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Crystal meth use among teens is a challenge for Maple Ridge’s new mayor

Under the gazebo in Peace Park, kids smoking meth are one symptom of the city's drug and crime crisis.

Note: all names have been changed to protect the identities of the people involved.

On a Sunday in October, I went to Maple Ridge for the first time. A friend and I met up with others at Memorial Peace Park. One teenager, who I’ll call Marcus, was waiting for a homeless man to return with a two litre of Grower’s cider he was buying on Marcus’s behalf. The man, perhaps a resident of the nearby tent city, had a whip and a can of bear mace in the back pocket of his jeans. I shrugged it off.

After Marcus got the Grower’s, he invited us to a house just a few blocks away from Haney–the downtown area of Maple Ridge–where we met up with yet more teenagers. The group of about ten then relocated to Eric Langton Elementary School–a frequent hangout spot for the kids of Haney.

The group was all sitting underneath the playground equipment when Marcus asked one in the group, “Tim, have you ever done crystal meth?”

To my astonishment, Tim ecstatically answered, “I’m on it right now!”

Marcus replied casually, saying, “It’s fine. I’ve done it too.”

I was in shock. My friend had told me before that Haney was full of “meth heads,” but I didn’t believe that it was that bad, or that it affected kids around my age.

Out of ten teenagers, eight of them claimed to have tried crystal meth. That’s when I thought, there’s something seriously wrong with this place.

Maple Ridge is a town of about 82,000 people near the Fraser River in the greater Vancouver area. It’s an interesting place to say the least. Two of the teens I met had stolen two “60-pounders” of Captain Morgan from the local liquor store and drank from them in the park — a 30-second walk from the central police station. None of the teens seemed at all nervous about that.

It all made me wonder: what are city leaders doing about what they have described as a drug and crime crisis?

This past summer a new mayor was elected into office in Maple Ridge: Mike Morden. He promised residents that he would address the growing crime and drug problem and put some actions in place to help.

When I contacted the Mayor’s Office, I received information from Tony Cotroneo, Manager of Community Engagement, who cited a number of existing programs targeting youth, including a partnership with the Greg Moore Youth Centre, which provides a recreational and socializing space for youth, the Youth Wellness Centre, which focuses on youth mental health and substance abuse, and the Iron Horse Youth Clinic for sexual health.

He also cited the Maple Ridge Youth Strategy, which provides a list of recommendations “to promote positive physical, psychological, and social youth development.” The strategy lists the cities strengths like its facilities and amenities, its small town feel, strong traditional and alternative school programs, and it’s growing mental health awareness in schools. It also lists challenges like substance use and addiction, safety, mental health wait lists, poor transit, and poverty.

Meanwhile, underneath the gazebo in Memorial Peace Park, kids aged 14-17 are routinely smoking methamphetamine, according to teenagers who live in and around the area of Haney.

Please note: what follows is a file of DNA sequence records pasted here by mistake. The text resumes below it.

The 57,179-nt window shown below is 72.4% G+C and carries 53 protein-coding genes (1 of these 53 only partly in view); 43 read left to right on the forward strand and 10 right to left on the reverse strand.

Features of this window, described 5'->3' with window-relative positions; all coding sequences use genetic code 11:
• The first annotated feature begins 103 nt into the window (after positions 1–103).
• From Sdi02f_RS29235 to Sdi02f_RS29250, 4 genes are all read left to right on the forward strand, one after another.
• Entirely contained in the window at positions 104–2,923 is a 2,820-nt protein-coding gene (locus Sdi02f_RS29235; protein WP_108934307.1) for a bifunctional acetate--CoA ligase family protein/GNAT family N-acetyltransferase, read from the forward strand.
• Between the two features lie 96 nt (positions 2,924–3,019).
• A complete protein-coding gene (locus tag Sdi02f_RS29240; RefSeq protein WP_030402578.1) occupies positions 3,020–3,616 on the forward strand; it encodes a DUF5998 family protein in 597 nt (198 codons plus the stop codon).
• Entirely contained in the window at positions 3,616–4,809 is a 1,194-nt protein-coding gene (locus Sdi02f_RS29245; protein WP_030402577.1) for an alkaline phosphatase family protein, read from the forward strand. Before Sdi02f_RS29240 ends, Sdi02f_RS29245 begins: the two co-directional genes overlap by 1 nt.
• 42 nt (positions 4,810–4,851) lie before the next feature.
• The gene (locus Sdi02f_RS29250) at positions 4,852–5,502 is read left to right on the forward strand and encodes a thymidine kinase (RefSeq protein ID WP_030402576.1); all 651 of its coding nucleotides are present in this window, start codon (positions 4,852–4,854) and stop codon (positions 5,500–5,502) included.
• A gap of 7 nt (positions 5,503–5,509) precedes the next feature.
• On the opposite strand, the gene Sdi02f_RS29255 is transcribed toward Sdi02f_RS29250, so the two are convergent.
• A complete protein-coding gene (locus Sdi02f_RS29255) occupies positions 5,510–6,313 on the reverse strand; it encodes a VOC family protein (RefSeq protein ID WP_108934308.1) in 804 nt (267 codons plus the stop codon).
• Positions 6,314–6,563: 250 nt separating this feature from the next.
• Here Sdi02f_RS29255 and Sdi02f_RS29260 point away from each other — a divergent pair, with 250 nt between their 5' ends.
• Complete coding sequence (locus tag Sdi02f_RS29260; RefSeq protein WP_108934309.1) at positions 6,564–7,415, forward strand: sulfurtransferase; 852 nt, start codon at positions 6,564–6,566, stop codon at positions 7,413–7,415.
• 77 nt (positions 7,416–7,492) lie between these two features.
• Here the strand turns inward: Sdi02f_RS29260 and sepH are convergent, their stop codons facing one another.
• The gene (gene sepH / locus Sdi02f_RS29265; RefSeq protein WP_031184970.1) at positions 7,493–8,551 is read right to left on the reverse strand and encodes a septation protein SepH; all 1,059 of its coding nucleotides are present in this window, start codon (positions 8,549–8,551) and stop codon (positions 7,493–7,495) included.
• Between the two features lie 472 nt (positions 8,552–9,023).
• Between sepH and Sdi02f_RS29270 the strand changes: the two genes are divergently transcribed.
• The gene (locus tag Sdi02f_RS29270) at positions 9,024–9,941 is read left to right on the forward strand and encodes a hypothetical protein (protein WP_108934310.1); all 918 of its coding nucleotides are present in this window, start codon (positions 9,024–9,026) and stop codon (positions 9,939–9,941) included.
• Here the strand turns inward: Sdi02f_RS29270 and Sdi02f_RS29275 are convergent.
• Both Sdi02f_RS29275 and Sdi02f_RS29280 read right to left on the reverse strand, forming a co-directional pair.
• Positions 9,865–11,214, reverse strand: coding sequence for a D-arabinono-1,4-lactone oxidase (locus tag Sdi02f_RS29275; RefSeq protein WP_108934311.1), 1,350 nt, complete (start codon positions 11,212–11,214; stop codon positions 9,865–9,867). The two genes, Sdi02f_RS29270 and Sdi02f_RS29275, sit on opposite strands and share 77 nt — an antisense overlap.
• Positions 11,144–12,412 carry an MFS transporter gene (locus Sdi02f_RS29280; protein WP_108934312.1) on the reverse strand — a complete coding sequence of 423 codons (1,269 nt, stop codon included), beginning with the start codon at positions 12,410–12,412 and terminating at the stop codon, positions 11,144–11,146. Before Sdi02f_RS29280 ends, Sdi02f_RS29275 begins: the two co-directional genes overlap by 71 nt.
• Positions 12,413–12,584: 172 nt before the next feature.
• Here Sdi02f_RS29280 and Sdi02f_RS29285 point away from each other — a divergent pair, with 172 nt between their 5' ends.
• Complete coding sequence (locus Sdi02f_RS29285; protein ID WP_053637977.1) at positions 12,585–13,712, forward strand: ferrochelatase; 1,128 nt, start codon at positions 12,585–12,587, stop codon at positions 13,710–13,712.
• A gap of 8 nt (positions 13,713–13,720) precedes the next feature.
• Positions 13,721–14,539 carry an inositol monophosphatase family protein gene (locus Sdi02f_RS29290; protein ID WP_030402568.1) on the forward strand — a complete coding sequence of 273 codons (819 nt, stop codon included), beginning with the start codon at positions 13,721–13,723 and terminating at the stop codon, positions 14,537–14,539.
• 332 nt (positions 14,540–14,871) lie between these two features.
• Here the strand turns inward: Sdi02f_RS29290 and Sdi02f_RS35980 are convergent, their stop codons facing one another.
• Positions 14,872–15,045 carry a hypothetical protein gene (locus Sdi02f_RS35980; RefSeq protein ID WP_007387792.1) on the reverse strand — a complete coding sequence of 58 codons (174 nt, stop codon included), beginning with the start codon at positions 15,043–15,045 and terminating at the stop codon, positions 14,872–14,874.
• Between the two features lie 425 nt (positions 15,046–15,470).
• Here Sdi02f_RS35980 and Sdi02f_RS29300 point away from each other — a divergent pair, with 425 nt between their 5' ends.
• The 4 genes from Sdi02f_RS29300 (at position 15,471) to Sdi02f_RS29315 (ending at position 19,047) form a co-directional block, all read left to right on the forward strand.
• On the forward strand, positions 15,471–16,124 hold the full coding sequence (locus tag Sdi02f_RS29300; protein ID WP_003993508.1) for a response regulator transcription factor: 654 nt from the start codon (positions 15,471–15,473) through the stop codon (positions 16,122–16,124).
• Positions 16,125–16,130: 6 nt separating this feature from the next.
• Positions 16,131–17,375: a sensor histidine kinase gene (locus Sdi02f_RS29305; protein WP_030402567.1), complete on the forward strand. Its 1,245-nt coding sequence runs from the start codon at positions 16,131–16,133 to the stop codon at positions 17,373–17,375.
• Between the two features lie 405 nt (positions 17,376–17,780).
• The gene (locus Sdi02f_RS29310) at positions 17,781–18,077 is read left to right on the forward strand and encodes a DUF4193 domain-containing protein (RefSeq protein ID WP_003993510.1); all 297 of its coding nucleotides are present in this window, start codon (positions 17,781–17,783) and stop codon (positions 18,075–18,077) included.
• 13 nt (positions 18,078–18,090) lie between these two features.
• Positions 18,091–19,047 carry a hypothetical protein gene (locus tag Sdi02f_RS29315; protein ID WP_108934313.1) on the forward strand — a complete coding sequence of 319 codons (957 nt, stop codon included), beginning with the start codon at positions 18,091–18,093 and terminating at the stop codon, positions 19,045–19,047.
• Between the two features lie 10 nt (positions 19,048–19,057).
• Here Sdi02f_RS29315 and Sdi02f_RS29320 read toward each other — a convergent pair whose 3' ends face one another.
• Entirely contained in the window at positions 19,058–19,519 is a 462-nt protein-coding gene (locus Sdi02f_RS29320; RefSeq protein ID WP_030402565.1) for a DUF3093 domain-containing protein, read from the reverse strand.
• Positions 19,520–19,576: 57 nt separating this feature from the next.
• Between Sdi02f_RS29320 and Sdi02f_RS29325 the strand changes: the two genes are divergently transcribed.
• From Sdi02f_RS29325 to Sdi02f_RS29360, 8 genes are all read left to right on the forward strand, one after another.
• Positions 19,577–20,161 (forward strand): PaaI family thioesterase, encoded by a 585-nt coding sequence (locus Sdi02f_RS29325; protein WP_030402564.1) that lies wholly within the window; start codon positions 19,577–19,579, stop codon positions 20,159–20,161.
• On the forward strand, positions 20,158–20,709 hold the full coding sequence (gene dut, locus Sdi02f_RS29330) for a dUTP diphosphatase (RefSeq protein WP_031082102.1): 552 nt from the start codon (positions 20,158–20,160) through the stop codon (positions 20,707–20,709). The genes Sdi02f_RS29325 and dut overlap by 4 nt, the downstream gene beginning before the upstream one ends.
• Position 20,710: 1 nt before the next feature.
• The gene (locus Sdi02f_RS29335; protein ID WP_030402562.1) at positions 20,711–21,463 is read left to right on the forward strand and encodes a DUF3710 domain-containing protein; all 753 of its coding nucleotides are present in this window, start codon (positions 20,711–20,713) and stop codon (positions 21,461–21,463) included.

One Maple Ridge teen that I reached out to said that she goes to the Greg Moore Youth Center to hang out with her friends and play pool and ping-pong, but was unaware of the mental health and sexual health resources available at the other facilities that Cotroneo had listed.

The mayor’s office made no mention of any new initiatives planned or implemented since Morden came into office although city council is also working on a complete community safety plan.

According to a provincial survey conducted by the McCreary Centre Society, 2% of BC youth report having used amphetamines recreationally.

Addiction develops quickly. An article published by pbs.org titled “Meth & the Brain,” reports that alcohol releases 100-200 units of dopamine, cocaine releases 100-350 units of dopamine, But Meth can release as much as 1250 units of dopamine, making the user’s brain believe that meth is more important than food, money, and even your own friends and family.

Digging into the root causes of substance abuse quickly leads to broad societal problems. Most of the young people I saw that day are currently in the foster system. We know that teens in foster care are more likely to try drugs, and Indigenous foster kids even more so. Many children in the system are there because of neglect or abuse in their home. With traumatizing memories and feeling of abandonment, some turn to drugs to mask their depression, according to the kids I have spoken to.

Children are going through this struggle, not just in Haney but all around the world. How is methamphetamine getting into the hands of children and our friends–especially in such an beautiful place?

Programs for Youth In Maple Ridge
Youth Programs & Services
Youth Wellness
Iron Horse Youth Clinic
Maple Ridge Youth Strategy
Community Action Team
Maple Ridge Opioid Response Task Group
Child and Family Services Office

Hotlines
Metro Vancouver Crime Stoppers: 1-800 222-8477(TIPS)
Alcohol & Drug Information Services: 1-800 663-1441
Suicide Hotline: 1-800-784-2433 (1-800-SUICIDE)
In any emergency, please call 9-1-1

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